When West Las Vegas became an incorporated municipality in 1903, Margarito Romero was elected the first mayor of the Town of Las Vegas, and a Romero would be the Republican mayor of Old Town for the next quarter century. Don Margarito, youngest of the five Romero brothers, had led the effort to incorporate the west side, with the purpose of having the Town administer the Las Vegas Land Grant, as explained in an earlier column. (See “Land Grant Prompted Town of Las Vegas in 1903,” Nuestra Historia, Sept. 28, 2012.)
Margarito Romero was followed as mayor of Old Town by his nephew, Secundino Romero, who was a Republican candidate for governor in 1910, and was also U.S. Marshal for New Mexico, Speaker of the House of Representatives and sheriff — and the most powerful political boss in the history of Las Vegas and San Miguel County, as recounted in earlier columns.
In 1914, Secundino was followed as mayor by his father Eugenio Romero, second oldest of the Romero brothers.
Thirty-two years earlier, Don Eugenio had been elected mayor of the short-lived (1882-84) consolidated city of East and West Las Vegas, and was the only person to hold that distinction until consolidation in 1970. (See “One Las Vegas, 1882-1884,” and “Eugenio Romero Wins, East Bolts,” Nuestra Historia, August 2011.)
Following Don Eugenio’s death in 1920, his other son, Cleofes Romero, was mayor of Old Town until 1926, when Romero cousin and Secundino’s protégé, Lorenzo Delgado, seized power from Secundino, became mayor of Old Town and sheriff, and ended the near 75-year Romero family control of Las Vegas and San Miguel County.
It was during this time that both town and county elections became so acrimonious between the Romero and Delgado factions (and the latter’s alliance with Democrats), that the New Mexico National Guard was sent to Las Vegas to keep the peace in the elections of 1924, 1930 and 1932.
Lorenzo Delgado continued as mayor until his death in 1935. A year later, with the Roosevelt landslide of 1936, Democrats began to be a competitive force in Town elections (and countywide), and in the late 1930s, Pablo Lopez became the first Democrat elected mayor of Old Town. Lopez ran a large ranch in Ribera, and was also an early business associate of Fidel “Chief” Gonzales, and together they started Gonzales Funeral Home.
It was Lopez who established a recreation site in Old Town which served for several decades as a popular baseball field and venue for other sports events. Named in honor of Mayor Pablo Lopez, Lopez Park is now the site of the Gilbert “Gillie” Lopez gymnasium, south of Moreno Street on the West Las Vegas High School campus. (Pablo Lopez was 82 when he died in 1972, and was the maternal grandfather of Sally Ann Ortiz, wife of present mayor Alfonso E. Ortiz, Jr.)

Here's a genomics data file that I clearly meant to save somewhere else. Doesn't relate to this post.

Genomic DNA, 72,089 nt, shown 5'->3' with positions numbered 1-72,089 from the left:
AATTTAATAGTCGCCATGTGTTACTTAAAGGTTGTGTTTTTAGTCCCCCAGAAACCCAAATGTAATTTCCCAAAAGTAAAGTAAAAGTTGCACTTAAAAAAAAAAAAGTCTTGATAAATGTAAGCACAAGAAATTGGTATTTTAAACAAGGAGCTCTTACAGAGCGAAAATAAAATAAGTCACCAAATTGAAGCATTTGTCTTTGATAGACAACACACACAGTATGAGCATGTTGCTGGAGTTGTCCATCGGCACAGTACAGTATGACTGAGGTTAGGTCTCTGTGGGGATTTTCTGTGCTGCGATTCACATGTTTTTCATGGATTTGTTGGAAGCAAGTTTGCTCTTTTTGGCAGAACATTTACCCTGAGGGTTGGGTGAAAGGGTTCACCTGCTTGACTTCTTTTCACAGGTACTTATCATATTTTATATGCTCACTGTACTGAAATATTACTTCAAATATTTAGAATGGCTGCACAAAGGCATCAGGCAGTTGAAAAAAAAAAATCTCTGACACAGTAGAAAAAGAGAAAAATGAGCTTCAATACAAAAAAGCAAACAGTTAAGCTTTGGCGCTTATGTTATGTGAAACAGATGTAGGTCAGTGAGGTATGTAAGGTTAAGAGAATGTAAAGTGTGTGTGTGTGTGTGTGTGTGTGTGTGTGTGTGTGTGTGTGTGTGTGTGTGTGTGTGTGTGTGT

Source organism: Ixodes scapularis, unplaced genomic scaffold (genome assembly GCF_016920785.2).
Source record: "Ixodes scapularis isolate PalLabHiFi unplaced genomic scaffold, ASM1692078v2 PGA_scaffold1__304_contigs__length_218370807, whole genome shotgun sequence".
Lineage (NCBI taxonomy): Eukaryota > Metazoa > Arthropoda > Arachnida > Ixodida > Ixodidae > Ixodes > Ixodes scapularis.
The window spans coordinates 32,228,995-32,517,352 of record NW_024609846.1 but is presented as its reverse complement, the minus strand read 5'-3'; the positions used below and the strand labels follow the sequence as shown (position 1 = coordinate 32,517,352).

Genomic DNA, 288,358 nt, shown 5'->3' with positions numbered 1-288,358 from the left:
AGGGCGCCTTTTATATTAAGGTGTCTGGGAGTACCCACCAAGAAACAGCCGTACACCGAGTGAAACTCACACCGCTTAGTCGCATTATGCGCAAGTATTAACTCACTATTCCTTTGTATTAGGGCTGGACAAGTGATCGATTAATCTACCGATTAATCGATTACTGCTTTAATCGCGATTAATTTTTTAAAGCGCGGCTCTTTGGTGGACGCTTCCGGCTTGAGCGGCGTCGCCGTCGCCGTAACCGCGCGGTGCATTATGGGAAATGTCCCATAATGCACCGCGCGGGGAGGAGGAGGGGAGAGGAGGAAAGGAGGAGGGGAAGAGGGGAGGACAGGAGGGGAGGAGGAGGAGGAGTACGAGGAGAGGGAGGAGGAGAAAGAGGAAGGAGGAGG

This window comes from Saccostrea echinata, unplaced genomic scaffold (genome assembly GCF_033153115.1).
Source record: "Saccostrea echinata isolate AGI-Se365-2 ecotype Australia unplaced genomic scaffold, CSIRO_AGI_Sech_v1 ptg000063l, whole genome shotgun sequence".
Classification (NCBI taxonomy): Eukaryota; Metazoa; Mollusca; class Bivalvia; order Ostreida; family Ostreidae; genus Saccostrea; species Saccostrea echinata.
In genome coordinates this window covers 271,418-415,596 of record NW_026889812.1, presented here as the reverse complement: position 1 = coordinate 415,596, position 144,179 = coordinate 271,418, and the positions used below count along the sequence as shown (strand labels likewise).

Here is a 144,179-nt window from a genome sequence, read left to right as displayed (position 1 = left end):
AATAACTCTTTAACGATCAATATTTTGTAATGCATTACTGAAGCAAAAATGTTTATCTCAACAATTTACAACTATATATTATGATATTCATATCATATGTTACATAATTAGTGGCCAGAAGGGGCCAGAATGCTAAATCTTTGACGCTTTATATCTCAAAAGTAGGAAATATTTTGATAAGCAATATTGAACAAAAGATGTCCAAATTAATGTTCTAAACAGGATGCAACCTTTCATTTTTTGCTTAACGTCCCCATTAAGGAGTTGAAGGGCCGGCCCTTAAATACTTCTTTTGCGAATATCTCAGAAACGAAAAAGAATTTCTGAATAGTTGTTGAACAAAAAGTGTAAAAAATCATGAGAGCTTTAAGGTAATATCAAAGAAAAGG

Following Lopez, Old Town continued to elect Democratic mayors and trustees, and Republicans were shut out for the next two decades. Manuel J. Baca was mayor from 1946 to 1950, and was pictured along with East Las Vegas mayor Alfred E. Rogers in our recent column of Aug. 9. Baca was a longtime manager for the Joe G. Maloof Company, in both Las Vegas and other parts of New Mexico, and among his children, retired educator Freddie Baca continues to reside in Las Vegas.
After Manuel Baca, Old Town mayors included Democrats Manuel Galindre, Alfredo Maez and Fred Wildenstein. (We intend a later column devoted to the origin of many non-Hispanic surnames which have long been identified with Hispanic families in this area, but are of French, German, Italian, Irish or other derivation, and in addition to Wildenstein, include, among others, DeTavis, Fulgenzi, Geoffrion, Gold, Guerin, Hern, Kavanaugh, Kemm, Korte, LeDoux, Leger, Lesperance, Ludi, Nelson, Rudolph and Sweeney.)
Fred Wildenstein, who also served as San Miguel County clerk, won the mayor’s office by a coin toss. He and Republican Roman Maes tied in the election, and agreed to the coin flip, which took place at Maes’ popular White House bar on Bridge Street. (Maes was the grandfather of native Las Vegan Roman Maes III, who lives in Santa Fe, and was a longtime Democratic senator from that county, and more recently a member of the New Mexico State Highway Commission.)
Mayor Manuel Galindre and his wife Alice were a popular Las Vegas couple and lived on South Pacific Street, about a block from the plaza. Alfredo Maez lived on Hot Springs Boulevard, and was a lifelong rancher in Mesa Rica, in far east San Miguel County, near Conchas Dam. Maez also served as a San Miguel County commissioner and state representative.
In 1958, 20 years of Democratic domination in Old Town came to an end, when a dynamic 33-year old Republican took the west side by storm. In short order, Junio Lopez would transform West Las Vegas into an “All American City” — then proceed to ignite the fires of consolidation.
Jesus L. Lopez is a native of Las Vegas and a local historian. He may be reached at 425-3730.